Amazon Piloting Tesla Batteries to Power Cloud Data Center

Publicly committed to 100-percent-renewable operations, company says energy storage helps use more renewable energy, improve reliability

Jason Verge

May 1, 2015

2 Min Read
Amazon Piloting Tesla Batteries to Power Cloud Data Center
Amazon founder and CEO Jeff Bezos (Photo by David Ryder/Getty Images)

Amazon Web Services is piloting Tesla’s new stackable battery units to supplement data center power capacity in its US West region. The company is rolling out a 4.8 megawatt hour pilot of the Tesla energy storage batteries at the site.

Amazon made a commitment to using 100 percent renewable energy last November, following increasing criticism by Greenpeace. The Tesla announcement is part of these ambitions in practice.

The Tesla energy storage systems are based on the powertrain architecture and components of Tesla electric vehicles. They integrate batteries, power electronics, thermal management, and controls into a turn-key system.

Target, Enernoc, and Jackson Family Wines are also participating in pilots.

Batteries are not only important for data center reliability, but are enablers for the efficient application of renewable power, said James Hamilton, Distinguished Engineer at AWS, in a statement. One of the biggest barriers to widespread adoption of wind and solar energy is intermittency of generation. Efficient energy storage addresses this problem.

“We’ve been working closely with Tesla for the past year to drive innovative applications of high-capacity battery technology in data center applications with the ultimate goal of reducing the technical barriers limiting widespread adoption of renewables in the grid,” Hamilton said.

Batteries are used to back up critical business operations in the event of a power outage, but benefits extend beyond remaining online. The Tesla batteries help a business maximize consumption of on-site clean power, avoid peak demand charges and buy electricity when it's cheapest. Utilities and intermediate service providers often pay users for participating demand-response programs.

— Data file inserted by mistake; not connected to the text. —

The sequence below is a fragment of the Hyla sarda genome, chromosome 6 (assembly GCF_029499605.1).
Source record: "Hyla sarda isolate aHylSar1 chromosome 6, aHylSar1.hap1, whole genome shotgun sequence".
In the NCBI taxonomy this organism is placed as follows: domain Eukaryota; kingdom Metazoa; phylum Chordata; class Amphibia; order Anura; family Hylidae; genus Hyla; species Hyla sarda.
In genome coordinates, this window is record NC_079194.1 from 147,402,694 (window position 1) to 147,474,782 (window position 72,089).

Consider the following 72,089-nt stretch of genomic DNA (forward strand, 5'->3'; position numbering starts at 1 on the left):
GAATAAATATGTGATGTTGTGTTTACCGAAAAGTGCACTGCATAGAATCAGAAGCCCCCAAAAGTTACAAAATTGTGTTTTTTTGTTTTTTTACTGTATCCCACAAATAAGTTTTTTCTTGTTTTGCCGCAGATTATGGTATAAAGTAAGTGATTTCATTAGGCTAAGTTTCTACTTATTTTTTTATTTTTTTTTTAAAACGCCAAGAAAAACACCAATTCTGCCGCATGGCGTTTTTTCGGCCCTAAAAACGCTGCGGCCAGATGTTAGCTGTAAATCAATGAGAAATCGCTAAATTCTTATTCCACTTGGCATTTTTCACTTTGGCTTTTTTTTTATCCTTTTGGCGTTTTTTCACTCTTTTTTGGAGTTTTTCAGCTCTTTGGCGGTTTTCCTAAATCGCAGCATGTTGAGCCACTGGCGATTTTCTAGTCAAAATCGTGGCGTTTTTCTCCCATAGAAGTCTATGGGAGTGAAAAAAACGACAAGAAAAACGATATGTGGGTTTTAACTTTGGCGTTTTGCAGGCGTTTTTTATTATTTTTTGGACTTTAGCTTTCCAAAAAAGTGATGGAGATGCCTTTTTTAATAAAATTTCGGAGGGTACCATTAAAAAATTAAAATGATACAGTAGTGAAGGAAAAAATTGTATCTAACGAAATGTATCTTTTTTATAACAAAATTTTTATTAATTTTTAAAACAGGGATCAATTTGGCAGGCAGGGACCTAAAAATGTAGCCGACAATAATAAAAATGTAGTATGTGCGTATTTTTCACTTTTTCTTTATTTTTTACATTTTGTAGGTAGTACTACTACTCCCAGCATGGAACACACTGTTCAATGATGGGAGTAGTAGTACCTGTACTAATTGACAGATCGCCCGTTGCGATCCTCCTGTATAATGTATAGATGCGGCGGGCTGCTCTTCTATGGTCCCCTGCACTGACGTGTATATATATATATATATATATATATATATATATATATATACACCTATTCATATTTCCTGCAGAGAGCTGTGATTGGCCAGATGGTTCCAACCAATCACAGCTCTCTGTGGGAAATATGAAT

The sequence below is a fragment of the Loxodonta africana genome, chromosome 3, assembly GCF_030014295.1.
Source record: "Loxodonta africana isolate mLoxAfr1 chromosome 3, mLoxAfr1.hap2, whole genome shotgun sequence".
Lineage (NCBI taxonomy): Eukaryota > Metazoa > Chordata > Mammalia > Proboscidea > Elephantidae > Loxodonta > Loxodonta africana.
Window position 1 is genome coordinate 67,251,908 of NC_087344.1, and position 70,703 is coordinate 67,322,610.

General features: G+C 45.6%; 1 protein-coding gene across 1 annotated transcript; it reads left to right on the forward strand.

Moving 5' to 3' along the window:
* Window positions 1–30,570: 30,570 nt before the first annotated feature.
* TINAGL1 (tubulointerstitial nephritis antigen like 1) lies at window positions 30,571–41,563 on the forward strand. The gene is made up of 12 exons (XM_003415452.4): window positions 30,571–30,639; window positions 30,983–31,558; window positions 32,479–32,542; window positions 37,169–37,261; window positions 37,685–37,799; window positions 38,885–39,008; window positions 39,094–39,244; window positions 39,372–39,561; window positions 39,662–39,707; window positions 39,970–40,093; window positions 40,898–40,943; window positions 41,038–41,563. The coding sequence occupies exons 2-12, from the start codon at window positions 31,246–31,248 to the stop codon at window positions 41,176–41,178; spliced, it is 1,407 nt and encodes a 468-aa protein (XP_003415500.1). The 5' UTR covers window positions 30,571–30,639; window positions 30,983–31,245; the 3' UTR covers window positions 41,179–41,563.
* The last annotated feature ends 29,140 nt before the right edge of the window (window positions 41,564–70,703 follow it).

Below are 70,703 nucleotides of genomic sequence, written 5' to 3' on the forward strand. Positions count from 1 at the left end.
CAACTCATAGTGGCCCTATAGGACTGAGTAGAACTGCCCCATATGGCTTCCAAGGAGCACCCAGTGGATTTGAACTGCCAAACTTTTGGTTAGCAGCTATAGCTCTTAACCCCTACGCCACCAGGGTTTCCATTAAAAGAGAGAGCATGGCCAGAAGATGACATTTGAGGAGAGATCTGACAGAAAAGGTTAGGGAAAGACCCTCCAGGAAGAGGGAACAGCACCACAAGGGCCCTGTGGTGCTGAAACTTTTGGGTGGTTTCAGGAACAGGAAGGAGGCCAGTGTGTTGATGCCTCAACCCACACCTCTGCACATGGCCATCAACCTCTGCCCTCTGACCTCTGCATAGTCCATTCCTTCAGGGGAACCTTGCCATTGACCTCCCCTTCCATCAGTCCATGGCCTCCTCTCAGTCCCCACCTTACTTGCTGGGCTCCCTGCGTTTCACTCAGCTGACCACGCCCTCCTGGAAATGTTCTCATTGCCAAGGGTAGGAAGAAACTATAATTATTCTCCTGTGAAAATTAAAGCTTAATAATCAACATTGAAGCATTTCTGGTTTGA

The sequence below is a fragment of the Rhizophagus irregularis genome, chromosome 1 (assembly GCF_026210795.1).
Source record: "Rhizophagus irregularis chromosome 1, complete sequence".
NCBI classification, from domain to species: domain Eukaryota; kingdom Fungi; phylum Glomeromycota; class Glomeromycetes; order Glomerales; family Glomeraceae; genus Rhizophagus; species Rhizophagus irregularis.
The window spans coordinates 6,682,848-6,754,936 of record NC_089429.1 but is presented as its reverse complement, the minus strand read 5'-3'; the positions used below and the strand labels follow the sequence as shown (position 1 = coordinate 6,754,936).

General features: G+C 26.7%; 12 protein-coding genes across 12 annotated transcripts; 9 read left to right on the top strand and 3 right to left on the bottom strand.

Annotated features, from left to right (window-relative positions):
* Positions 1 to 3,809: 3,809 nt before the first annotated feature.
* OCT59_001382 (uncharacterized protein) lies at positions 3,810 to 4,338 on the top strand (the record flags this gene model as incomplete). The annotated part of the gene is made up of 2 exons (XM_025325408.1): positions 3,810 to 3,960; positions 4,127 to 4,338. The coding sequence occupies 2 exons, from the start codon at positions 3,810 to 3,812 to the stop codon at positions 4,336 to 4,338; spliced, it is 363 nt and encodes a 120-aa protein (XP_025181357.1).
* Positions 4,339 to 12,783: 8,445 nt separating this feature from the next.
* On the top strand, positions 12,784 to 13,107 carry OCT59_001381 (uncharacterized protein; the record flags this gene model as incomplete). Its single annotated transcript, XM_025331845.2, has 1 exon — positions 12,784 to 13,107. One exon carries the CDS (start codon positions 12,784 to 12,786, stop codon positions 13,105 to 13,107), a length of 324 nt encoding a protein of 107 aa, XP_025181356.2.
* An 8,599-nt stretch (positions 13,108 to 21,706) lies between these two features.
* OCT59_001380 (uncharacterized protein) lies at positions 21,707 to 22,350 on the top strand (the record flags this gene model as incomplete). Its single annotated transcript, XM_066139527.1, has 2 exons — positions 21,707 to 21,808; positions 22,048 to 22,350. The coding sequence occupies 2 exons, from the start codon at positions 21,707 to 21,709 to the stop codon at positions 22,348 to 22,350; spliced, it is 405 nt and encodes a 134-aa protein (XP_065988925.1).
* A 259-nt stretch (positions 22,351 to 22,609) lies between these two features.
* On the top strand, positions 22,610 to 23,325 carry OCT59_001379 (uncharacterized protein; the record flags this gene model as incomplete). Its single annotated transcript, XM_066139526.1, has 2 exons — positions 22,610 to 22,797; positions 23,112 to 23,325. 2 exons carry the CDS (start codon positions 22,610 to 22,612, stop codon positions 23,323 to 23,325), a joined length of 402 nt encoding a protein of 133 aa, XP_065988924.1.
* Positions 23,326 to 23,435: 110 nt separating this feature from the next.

Amazon opened a 100 percent carbon neutral AWS cloud region in Frankfurt, Germany last year, its third carbon neutral region, counting its GovCloud. The other is US West in Oregon.

In April, Amazon joined the American Council on Renewable Energy and announced participation in the U.S. Partnership for Renewable Energy Finance (US PREF) to increase its work with state and federal policymakers and other stakeholders to enable more renewable energy opportunities for cloud providers.

Cloud computing in general is more energy efficient than traditional data centers both in implementation and utilization. AWS said it uses rack-optimized systems that use less than one-eighth the energy of blade enclosures commonly used in corporate data centers.

An ACORE posting discusses the effect of cloud on data center utilization. A well run data center would operate at an average utilization of 20 percent, meaning the 80 percent of capacity and the energy needed to keep it “ready” was wasted.

In January, Amazon teamed with Pattern Development to support the construction and operation of a 150 megawatt wind farm in Benton County, Indiana, called the Amazon Wind Farm (Fowler Ridge). In as early as January 2016, the project will start generating approximately 500,000 megawatt hours of wind power.

We are entering an age of interesting data center power generation alternatives. Microsoft is experimenting in Wyoming, Google, Facebook, and Apple have all committed to using renewable energy and have made large renewable energy generation investments.

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